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Max Heinritz

Entity aggregates

An entity aggregate is a set of tightly coupled entities that are updated transactionally. One entity within the aggregate is considered the “aggregate root”. For example, an aggregate may comprise ReceivableInvoice and ReceivableInvoiceLineItem entities, where the former is the root of that aggregate.

Concept from DDD

The concept comes from domain-driven design, described in the DDD reference:

It is difficult to guarantee the consistency of changes to objects in a model with complex associations. Objects are supposed to maintain their own internal consistent state, but they can be blind-sided by changes in other objects that are conceptually constituent parts. Cautious database locking schemes cause multiple users to interfere pointlessly with each other and can make a system unusable. Similar issues arise when distributing objects among multiple servers or designing asynchronous transactions.


Cluster the entities and value objects into aggregates and define boundaries around each. Choose one entity to be the root of each aggregate, and allow external objects to hold references to the root only (references to internal members passed out for use within a single operation only). Define properties and invariants for the aggregate as a whole and give enforcement responsibility to the root or some designated framework mechanism.

Use the same aggregate boundaries to govern transactions and distribution.

Within an aggregate boundary, apply consistency rules synchronously. Across boundaries, handle updates asynchronously.

Eric Evans later clarified his perspective – that when it comes to defining aggregate roots the “external reference holding” is less important than the transaction boundary. For example, it’s not a problem for external systems to hold references to line items even though the payable invoice is the aggregate root.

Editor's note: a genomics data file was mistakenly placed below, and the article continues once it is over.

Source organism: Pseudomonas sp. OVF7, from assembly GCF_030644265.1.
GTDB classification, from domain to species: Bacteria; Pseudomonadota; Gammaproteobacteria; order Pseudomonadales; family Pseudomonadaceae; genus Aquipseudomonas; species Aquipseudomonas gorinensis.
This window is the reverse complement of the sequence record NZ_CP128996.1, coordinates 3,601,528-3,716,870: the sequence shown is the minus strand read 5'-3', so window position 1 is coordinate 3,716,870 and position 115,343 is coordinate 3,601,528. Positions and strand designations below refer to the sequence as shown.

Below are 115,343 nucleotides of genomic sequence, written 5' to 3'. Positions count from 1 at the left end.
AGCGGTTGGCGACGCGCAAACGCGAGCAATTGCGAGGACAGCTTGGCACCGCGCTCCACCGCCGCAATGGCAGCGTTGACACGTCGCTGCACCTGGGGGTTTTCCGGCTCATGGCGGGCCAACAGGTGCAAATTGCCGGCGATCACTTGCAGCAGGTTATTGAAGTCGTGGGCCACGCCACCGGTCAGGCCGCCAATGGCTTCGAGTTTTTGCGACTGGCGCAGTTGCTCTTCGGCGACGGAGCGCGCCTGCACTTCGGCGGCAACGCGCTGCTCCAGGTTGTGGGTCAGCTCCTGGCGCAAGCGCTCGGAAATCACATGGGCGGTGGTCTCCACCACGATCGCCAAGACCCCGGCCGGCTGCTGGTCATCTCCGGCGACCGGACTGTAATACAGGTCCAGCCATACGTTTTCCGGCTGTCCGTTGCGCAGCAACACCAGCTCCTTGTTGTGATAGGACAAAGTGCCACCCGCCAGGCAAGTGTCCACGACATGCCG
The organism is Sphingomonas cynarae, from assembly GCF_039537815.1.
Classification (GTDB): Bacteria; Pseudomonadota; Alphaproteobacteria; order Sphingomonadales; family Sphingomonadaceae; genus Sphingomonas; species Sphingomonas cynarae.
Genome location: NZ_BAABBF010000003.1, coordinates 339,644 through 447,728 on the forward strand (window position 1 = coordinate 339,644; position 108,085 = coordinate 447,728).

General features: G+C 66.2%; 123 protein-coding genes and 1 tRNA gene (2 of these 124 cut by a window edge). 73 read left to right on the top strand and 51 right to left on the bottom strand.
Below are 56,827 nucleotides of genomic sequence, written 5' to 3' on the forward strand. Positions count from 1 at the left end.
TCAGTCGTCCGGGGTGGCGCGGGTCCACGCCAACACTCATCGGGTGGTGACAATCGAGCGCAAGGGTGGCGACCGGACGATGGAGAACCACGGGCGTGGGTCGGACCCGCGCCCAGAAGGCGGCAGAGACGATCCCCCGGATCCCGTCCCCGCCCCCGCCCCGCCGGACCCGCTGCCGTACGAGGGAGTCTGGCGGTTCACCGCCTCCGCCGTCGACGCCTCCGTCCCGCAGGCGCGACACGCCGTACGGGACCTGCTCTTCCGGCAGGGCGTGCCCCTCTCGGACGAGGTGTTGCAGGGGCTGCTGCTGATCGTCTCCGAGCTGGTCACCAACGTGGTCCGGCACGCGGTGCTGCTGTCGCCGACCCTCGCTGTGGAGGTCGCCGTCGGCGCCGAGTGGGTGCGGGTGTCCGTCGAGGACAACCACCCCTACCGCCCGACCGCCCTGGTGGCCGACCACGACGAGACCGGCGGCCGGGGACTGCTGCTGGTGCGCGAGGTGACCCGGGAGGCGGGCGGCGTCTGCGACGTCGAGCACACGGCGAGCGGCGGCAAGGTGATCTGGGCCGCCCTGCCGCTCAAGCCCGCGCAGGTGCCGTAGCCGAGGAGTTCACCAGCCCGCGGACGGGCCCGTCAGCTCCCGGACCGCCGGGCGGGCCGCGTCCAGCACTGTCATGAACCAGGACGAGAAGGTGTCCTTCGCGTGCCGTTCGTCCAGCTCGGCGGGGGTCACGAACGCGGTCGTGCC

Ways in which data can be grouped

How we do we decide which data to consider part of a single entity? How do we decide which entities to group together into single aggregate root? It’s a matter of judgment and satisfying business requirements. There are various dimensions along which data can be grouped, described below.

Database table (or Prisma model)

Typically a single entity is stored in a single database table. For example, a Tenant entity and all its data can be stored in a tenant database table.

But sometimes a single entity is stored in multiple tables. For example, data for a User entity could be stored in the user table as well as role data in a “supplementary” user_role table. The mapping between database tables and entities is done through mappers in the application layer such as dbUserToDto.

Whether to split a single entity into multiple database tables is an engineering implementation consideration. For any given entity, all data could be shoved into JSONB columns on one table if we wanted. Benefits of separate tables: stricter schema, uniqueness constraints, easier analytics access.

Database tables should not be queried directly from other domains. Generally service class APIs should be used instead.

Prisma schema file

Using Prisma, we can define Prisma models in separate .prisma files sprinkled throughout the codebase. Generally it is best practice to keep these files narrowly focused on a single domain. Prisma just release preliminary official support for split schemas a few weeks ago, but we’ve been doing it for years with custom tooling called prisma-fuse.

prisma-fuse allows foreign key constraints between models within the same file but not across models in different files, and unlike the official support, it allows colocating Prisma files with domain directories throughout the codebase.

Models that are not aggregates can be part of the same schema file. This allows using foreign key constraints with cascading deletes for related models.


An entity has:


An aggregate has:

Over the REST API, the full aggregate is returned by default when the root entity is fetched.

All data within the aggregate can be queried in full directly from other domains for batch data loading. Root entities like shipment and payable invoice can be queried as an “entity” in isolation, without fetching the whole aggregate.